What kids can learn from the Olympics
Like the rest of the world, we’ve been glued to our screens watching the Olympics. With the Tokyo 2020 Games drawing to a close, we’ve been thinking about the lessons kids can learn from these elite athletes that go way beyond the playing field.
Don’t give up
Not many (if any) athletes would make it to the Olympics if they gave up after their first failure. Part of being an elite athlete - or indeed anyone who is the best in their industry - is developing perseverance and a desire to learn from and improve upon failures or missed opportunities.
This year’s Olympics saw the nation jump for joy when British diver Tom Daley won gold after first competing in the Olympics 13 years ago when he was just 14 years old. There he fell shy of winning a medal, but he was not put off and continued to work hard and compete, and he has since achieved bronze and silver medals before this year finally winning the coveted gold. Daley’s journey shows how we shouldn’t be put off by our failures, but should instead use them to learn and fuel our desires to achieve in the future.
So next time you don’t get the grade you wanted in a test, or your code doesn’t work the first time, don’t quit! Instead, learn from your mistakes and make the necessary changes to do better next time.
Even the best have to practise
Being an Olympic-standard athlete requires serious dedication to practice! Even though they’re the best in the world, Olympians continue to put in serious hours every day to make sure they stay at the top of their game. Sir Chris Hoy, British cyclist and seven-times Olympic medallist, summarised this Olympic effort saying, “Anybody can achieve great things in their life if they are willing to work hard.”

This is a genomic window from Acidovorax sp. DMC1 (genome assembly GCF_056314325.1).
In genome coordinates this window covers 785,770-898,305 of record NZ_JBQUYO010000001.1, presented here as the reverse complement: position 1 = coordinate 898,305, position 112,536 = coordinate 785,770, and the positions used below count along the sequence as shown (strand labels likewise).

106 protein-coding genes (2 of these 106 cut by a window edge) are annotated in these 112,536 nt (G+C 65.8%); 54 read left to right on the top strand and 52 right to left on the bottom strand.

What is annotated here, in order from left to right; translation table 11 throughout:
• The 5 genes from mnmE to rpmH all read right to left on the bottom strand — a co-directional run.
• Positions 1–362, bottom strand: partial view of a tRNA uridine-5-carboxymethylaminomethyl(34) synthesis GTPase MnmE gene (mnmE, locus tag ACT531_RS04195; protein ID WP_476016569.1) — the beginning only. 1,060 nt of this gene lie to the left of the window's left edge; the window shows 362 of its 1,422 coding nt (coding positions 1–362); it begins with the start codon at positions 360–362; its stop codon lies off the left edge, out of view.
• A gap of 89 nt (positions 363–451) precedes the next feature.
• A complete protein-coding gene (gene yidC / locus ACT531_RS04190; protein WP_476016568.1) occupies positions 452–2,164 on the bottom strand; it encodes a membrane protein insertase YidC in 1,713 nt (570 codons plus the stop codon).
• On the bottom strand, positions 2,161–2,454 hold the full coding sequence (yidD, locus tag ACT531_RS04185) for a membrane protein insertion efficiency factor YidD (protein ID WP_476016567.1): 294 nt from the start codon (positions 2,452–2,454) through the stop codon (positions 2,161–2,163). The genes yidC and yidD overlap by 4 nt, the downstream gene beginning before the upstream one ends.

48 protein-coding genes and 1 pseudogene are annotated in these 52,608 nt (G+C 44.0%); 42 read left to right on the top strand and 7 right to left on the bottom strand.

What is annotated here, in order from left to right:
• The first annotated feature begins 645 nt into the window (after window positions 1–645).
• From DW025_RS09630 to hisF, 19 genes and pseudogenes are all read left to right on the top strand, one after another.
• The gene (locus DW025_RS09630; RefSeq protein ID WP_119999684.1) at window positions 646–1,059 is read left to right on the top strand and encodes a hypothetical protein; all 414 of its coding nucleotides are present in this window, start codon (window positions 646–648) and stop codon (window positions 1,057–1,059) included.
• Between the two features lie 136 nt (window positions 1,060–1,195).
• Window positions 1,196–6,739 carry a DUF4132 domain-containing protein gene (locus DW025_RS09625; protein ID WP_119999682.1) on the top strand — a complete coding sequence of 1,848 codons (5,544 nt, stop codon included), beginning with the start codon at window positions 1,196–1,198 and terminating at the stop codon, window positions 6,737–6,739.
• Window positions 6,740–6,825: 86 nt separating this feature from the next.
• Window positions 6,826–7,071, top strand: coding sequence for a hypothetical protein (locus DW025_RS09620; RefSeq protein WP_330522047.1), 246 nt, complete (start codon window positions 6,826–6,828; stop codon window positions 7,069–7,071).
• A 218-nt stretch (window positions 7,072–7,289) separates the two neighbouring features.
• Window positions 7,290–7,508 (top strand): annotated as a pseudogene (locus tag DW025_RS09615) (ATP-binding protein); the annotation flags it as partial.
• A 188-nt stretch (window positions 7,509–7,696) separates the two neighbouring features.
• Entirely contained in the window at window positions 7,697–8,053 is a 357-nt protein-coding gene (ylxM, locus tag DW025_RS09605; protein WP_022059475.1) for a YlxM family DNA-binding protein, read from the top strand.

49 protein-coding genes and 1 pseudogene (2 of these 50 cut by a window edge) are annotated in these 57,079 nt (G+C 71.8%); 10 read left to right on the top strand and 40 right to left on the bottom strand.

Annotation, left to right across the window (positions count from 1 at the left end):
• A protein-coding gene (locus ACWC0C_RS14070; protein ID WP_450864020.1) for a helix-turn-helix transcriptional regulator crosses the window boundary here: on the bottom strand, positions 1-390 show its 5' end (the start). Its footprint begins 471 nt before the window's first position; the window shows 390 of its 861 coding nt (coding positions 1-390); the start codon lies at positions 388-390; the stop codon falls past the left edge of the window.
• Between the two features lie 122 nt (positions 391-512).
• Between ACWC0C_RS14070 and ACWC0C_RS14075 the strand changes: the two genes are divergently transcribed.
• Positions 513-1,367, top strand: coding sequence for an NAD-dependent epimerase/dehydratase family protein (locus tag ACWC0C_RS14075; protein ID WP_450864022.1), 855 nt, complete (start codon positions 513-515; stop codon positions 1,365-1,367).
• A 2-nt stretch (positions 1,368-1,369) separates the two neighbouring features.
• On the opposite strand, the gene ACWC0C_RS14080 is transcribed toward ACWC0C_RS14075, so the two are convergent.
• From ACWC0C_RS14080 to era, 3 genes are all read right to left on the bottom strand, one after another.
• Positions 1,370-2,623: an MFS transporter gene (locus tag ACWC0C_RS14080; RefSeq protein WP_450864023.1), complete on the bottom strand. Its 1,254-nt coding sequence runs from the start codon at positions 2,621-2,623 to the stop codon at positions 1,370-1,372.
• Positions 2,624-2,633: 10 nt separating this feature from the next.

This is an attitude we can benefit from in all areas of our lives. While practice can be hard and uncomfortable (especially when we’re just starting out with something new), it is through continued learning and exercise (of skills, not just sports) that we get better, and maybe even become the best in the world!
Team work makes the dream work
In team events we see athletes come together to achieve a shared goal. Their success or failure depends on more than just their individual outputs, but how well they work together and communicate.
Even beyond team sports, in the Olympics we see athletes coming together as part of a larger, national team. Michael Jamieson, British swimmer and silver medal winner in the 2012 Games describes how being part of a team is about more than physically working together, but also supporting each other mentally; “It’s easy to be positive when things are going well, but when they’re not, that’s when you rely on your team mates.”
This attitude to working together and supporting each other is something we can transfer to all areas of our lives including group work set at school, our friendships and our future careers.
Dream, believe, achieve!
Every athlete taking part in an Olympic competition does so believing that they can win a medal. This self-belief and focus contributes to their success as much as their physical abilities. Sky Brown, who became Great Britain’s youngest Olympic medallist after winning bronze in the Women’s Park Skateboarding at age 13, described how her self-belief lead her through to compete and win in the games; “I feel like people think I'm too young and I can't do it but, if you believe in yourself, you can do anything. I believed in myself and I'm here."
If you ever feel doubt creeping in, or if other people try to tell you you can't do something, remind yourself that you’ve got this!